Df Model: 1
Covariance Type: nonrobust
coef std err t P>|t| [0.025 0.975]
const 0.5642 0.396 1.424 0.158 -0.222 1.350
X 1.1292 0.073 15.486 0.000 0.984 1.274
Omnibus: 5.086 Durbin-Watson: 2.139
Prob(Omnibus): 0.079 Jarque-Bera (JB): 3.690
Skew: 0.332 Prob(JB): 0.158
Kurtosis: 2.332 Cond. No. 10.7
In [9]:
res.params
Out[9]:
const    0.564158
X        1.129185
dtype: float64

Manual Linear Regression

In [10]:
def linear_regression(data):
    """Estimated b0_hat, b1_hat for the given data.

    See [1] Eq. (3.4)
    """
    xbar = data['X'].mean()
    ybar = data['Y'].mean()
    delta_x = data['X'] - xbar
    delta_y = data['Y'] - ybar
    b1_hat = np.dot(delta_x, delta_y) / np.dot(delta_x, delta_x)
    b0_hat = ybar - b1_hat * xbar
    return b0_hat, b1_hat
In [11]:
b0_hat, b1_hat = linear_regression(data)
In [12]:
b0_hat, b1_hat
Out[12]:
(0.56415800312160069, 1.1291854795890905)
In [13]:
b0_true, b1_true
Out[13]:
(0.3, 1.2)
In [14]:
plot_data(
    data,
    (b0_true, b1_true, 'true line ("population regression line")', red),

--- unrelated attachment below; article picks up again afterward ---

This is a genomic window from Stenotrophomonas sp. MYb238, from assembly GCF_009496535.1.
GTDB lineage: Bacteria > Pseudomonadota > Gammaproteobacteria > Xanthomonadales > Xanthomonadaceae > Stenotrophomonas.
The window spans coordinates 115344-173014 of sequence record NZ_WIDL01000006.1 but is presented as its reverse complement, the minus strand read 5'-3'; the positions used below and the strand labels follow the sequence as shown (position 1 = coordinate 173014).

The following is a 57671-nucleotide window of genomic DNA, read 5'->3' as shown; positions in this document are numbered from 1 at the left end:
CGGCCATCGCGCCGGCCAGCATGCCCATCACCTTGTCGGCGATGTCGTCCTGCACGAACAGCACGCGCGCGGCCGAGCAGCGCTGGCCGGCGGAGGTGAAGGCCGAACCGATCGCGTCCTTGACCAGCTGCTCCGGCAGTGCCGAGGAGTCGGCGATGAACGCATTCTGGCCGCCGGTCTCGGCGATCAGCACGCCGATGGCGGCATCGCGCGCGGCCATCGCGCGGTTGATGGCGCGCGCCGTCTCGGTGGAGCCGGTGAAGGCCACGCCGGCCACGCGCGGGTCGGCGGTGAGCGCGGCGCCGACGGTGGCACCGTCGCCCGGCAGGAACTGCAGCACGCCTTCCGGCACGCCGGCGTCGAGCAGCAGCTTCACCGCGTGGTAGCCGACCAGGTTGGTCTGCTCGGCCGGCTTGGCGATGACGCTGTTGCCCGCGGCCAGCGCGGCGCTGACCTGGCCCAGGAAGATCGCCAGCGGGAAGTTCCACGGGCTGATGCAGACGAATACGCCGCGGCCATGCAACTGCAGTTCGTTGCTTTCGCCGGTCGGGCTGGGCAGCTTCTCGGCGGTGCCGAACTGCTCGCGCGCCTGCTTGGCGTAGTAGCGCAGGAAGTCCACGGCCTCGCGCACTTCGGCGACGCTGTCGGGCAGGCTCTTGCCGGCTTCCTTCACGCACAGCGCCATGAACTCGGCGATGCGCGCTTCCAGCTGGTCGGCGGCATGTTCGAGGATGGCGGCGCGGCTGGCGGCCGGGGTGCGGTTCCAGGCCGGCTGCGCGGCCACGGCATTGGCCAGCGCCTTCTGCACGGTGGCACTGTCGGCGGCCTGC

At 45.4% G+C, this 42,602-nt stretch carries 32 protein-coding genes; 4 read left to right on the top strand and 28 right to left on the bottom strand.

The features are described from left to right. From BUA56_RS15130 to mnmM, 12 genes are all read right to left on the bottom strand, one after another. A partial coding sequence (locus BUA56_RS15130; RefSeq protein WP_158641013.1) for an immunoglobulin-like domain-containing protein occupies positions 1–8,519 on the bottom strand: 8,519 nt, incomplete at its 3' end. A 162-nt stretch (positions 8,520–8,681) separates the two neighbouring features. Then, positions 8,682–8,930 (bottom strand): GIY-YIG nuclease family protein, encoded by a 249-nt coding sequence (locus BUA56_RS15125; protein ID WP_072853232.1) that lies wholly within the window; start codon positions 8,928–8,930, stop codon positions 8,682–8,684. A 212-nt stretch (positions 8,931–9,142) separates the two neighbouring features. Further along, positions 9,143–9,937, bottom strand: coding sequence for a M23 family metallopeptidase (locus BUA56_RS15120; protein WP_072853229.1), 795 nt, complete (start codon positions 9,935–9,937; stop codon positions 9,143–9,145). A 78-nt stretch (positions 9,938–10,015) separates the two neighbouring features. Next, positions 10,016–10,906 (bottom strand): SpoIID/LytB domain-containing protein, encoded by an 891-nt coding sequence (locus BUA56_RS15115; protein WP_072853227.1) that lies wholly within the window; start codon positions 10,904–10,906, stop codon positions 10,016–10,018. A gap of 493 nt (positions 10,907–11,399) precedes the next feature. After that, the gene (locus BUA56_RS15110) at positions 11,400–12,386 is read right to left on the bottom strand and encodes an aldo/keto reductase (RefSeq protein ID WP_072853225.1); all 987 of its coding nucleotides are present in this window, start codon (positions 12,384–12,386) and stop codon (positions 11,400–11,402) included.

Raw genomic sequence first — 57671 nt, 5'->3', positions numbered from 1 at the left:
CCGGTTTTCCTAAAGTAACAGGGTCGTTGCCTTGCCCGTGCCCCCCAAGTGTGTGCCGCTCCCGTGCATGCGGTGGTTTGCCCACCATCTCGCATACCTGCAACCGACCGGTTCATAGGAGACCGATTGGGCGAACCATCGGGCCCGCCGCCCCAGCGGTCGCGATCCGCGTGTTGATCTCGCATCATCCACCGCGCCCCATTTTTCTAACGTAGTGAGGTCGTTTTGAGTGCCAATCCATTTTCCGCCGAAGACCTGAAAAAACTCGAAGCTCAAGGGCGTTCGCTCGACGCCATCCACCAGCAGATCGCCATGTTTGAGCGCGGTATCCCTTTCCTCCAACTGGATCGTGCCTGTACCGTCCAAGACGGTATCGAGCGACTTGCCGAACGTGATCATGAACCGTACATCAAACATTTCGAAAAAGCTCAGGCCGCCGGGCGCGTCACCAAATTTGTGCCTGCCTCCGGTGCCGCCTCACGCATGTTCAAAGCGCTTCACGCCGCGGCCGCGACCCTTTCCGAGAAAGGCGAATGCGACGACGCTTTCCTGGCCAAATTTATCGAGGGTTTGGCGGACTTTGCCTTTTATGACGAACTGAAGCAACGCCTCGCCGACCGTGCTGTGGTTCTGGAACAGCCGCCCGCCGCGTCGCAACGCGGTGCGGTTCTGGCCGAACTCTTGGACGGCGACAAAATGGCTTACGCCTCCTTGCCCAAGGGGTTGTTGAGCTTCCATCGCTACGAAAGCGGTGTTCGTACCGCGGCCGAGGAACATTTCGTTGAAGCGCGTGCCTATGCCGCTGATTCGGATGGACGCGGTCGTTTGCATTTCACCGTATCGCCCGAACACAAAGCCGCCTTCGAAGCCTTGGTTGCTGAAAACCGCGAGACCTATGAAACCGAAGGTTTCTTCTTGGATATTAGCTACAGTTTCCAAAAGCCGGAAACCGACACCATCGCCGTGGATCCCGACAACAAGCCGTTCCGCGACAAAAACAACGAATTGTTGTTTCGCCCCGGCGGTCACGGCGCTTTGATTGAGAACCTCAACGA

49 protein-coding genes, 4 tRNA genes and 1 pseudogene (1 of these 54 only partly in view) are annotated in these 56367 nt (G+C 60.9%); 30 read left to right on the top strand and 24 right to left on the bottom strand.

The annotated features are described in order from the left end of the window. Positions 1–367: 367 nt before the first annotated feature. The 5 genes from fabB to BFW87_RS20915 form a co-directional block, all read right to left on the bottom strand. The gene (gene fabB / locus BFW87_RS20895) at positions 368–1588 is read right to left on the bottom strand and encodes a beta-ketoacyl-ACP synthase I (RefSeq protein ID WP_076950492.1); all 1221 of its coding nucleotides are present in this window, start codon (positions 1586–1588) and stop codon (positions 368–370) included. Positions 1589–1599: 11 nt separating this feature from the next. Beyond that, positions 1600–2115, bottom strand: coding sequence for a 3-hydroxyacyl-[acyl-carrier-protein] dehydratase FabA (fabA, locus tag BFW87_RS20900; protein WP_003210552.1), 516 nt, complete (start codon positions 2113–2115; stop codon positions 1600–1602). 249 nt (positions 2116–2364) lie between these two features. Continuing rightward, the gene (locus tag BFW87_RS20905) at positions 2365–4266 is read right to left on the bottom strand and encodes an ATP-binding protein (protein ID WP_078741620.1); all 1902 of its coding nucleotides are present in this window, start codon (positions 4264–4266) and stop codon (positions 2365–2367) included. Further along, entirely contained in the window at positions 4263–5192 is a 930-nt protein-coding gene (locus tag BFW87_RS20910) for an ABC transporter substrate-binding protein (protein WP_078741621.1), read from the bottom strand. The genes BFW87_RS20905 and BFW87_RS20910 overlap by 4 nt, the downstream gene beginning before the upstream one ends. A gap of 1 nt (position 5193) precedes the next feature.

(b0_hat, b1_hat, 'fit ("least squares line")', blue)
)

Goodness of Fit

Standard Error

The Standard Error describes how close an estimated quantity is expected to be to the actual quantity.

It is the standard deviation of the "sampling distribution" of a statistical quantity: If you take a large number of independent samples, each of size $n$, and calculate the statistical quantity for each sample individually, then the standard errror is the standard deviation of the distribution of those results. It is always $\sigma/\sqrt{n}$, where $\sigma$ is the (possibly unknown) standard deviation of the original distribution. Standard errors go to zero as sample sizes go to infinity; standard deviations do not.

In [15]:
def residuals(data, b0, b1):
    """Array of residuals from the perfect linear relation ``Y=b1*X+b0``"""
    Y_hat = b1 * data['X'] + b0
    return data['Y'] - Y_hat
In [16]:
def RSS(data, b0, b1):
    """Residual Sum of Squares
    
    How much the Y values vary around the predicted Y values 
    """
    return (residuals(data, b0, b1)**2).sum()
In [17]:
def TSS(data):
    """Total Sum of Squares
   
    How much the Y values vary around the mean Y value
    """
    return ((data['Y'] - data['Y'].mean())**2).sum()
In [18]:
def RSE(data, b0, b1):
    """Residual standard error
    
    This is an estimate for the standard deviation σ of the true